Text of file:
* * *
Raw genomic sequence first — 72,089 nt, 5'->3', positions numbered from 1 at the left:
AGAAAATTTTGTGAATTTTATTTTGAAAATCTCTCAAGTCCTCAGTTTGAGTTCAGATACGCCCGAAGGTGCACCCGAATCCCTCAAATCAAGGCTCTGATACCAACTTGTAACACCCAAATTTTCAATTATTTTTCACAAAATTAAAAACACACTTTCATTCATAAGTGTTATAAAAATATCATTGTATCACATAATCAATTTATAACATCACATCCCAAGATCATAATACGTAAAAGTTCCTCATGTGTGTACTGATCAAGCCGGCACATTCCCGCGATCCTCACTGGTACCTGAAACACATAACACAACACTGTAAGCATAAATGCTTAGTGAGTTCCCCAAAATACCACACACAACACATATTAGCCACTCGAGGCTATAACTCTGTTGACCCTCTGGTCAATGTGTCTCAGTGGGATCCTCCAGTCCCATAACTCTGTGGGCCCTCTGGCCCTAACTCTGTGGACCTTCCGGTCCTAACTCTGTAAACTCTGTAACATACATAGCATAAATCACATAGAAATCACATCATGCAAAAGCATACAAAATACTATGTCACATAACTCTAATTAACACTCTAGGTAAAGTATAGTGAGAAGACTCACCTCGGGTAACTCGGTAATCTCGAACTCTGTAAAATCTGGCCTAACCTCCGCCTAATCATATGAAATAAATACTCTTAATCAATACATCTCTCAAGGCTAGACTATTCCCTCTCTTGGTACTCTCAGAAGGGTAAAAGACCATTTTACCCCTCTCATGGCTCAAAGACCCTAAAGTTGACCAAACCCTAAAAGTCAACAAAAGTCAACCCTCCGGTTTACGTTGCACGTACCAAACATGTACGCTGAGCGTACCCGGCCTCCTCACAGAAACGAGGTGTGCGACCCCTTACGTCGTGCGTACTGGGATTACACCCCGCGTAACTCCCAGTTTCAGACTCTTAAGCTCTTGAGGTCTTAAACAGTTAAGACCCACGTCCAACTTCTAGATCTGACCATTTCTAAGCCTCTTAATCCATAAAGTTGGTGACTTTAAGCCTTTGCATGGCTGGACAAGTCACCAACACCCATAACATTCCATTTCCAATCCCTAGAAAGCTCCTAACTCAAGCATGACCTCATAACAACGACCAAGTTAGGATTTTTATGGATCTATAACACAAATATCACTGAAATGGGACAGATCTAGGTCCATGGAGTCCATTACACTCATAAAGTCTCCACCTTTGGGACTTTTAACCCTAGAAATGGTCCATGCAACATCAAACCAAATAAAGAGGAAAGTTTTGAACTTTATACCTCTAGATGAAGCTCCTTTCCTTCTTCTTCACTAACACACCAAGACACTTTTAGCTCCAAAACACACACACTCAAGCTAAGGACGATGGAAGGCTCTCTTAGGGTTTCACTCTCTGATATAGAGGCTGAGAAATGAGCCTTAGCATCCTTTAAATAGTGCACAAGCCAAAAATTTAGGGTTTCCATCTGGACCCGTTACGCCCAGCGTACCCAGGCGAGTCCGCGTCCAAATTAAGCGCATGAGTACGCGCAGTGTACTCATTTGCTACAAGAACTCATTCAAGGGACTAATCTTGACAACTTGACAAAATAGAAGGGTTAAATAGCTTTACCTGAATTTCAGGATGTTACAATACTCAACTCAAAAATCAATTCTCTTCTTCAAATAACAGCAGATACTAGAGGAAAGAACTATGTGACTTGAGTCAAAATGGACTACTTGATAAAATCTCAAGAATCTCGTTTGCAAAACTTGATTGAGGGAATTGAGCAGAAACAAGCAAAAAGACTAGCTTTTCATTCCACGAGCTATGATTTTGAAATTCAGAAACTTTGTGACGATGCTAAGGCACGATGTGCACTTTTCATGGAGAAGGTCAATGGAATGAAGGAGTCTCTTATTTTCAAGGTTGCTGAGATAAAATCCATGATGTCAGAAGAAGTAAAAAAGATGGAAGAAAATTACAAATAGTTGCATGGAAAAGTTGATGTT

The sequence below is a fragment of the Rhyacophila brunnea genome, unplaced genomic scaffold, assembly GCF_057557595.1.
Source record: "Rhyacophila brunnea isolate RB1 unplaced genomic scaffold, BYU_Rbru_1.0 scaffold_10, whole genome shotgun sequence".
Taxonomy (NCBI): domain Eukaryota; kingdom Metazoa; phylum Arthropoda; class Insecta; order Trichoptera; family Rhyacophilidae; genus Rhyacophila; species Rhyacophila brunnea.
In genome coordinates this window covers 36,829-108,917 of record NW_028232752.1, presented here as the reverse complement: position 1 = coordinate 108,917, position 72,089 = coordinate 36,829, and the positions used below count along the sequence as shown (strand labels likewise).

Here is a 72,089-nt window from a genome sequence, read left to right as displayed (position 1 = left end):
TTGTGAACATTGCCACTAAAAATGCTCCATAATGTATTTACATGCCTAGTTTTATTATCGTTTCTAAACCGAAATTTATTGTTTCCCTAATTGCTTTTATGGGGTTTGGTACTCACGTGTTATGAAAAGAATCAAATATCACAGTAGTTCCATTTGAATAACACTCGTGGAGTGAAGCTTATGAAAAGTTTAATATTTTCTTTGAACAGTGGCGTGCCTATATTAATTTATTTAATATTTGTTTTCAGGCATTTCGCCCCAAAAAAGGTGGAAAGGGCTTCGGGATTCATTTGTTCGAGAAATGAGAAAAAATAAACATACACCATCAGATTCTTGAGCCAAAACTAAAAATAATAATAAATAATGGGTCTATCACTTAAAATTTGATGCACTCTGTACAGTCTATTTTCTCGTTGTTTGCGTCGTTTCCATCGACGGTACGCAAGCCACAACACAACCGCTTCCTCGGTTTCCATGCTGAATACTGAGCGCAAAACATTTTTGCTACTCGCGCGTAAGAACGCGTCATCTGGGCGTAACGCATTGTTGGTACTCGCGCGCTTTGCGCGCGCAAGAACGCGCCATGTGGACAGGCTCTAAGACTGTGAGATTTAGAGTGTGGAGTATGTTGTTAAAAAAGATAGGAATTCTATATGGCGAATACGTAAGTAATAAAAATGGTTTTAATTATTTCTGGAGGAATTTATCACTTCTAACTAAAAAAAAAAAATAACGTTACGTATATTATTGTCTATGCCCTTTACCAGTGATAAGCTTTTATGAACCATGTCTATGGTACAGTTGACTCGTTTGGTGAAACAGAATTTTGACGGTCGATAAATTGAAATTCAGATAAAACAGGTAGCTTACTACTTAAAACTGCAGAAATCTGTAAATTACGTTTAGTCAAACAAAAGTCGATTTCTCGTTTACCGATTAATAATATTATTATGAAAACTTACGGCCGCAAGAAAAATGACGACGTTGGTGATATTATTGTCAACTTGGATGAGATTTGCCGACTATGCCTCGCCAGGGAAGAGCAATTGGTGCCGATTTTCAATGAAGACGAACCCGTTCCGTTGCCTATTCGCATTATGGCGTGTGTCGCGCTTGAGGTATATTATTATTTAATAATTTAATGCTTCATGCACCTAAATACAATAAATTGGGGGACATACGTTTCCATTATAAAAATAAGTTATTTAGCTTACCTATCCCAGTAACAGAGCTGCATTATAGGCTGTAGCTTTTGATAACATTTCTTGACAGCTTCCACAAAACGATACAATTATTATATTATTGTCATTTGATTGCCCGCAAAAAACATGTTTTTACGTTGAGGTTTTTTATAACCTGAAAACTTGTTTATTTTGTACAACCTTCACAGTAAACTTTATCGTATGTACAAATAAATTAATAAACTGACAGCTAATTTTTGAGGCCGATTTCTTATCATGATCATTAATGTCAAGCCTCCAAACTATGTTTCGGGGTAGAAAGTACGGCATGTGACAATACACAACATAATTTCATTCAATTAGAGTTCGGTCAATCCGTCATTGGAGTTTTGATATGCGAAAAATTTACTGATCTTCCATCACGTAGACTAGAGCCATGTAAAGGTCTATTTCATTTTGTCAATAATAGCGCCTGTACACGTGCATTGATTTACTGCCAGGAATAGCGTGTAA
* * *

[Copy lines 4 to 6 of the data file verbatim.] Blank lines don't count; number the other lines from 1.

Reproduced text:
Source record: "Rhyacophila brunnea isolate RB1 unplaced genomic scaffold, BYU_Rbru_1.0 scaffold_10, whole genome shotgun sequence".
Taxonomy (NCBI): domain Eukaryota; kingdom Metazoa; phylum Arthropoda; class Insecta; order Trichoptera; family Rhyacophilidae; genus Rhyacophila; species Rhyacophila brunnea.
In genome coordinates this window covers 36,829-108,917 of record NW_028232752.1, presented here as the reverse complement: position 1 = coordinate 108,917, position 72,089 = coordinate 36,829, and the positions used below count along the sequence as shown (strand labels likewise).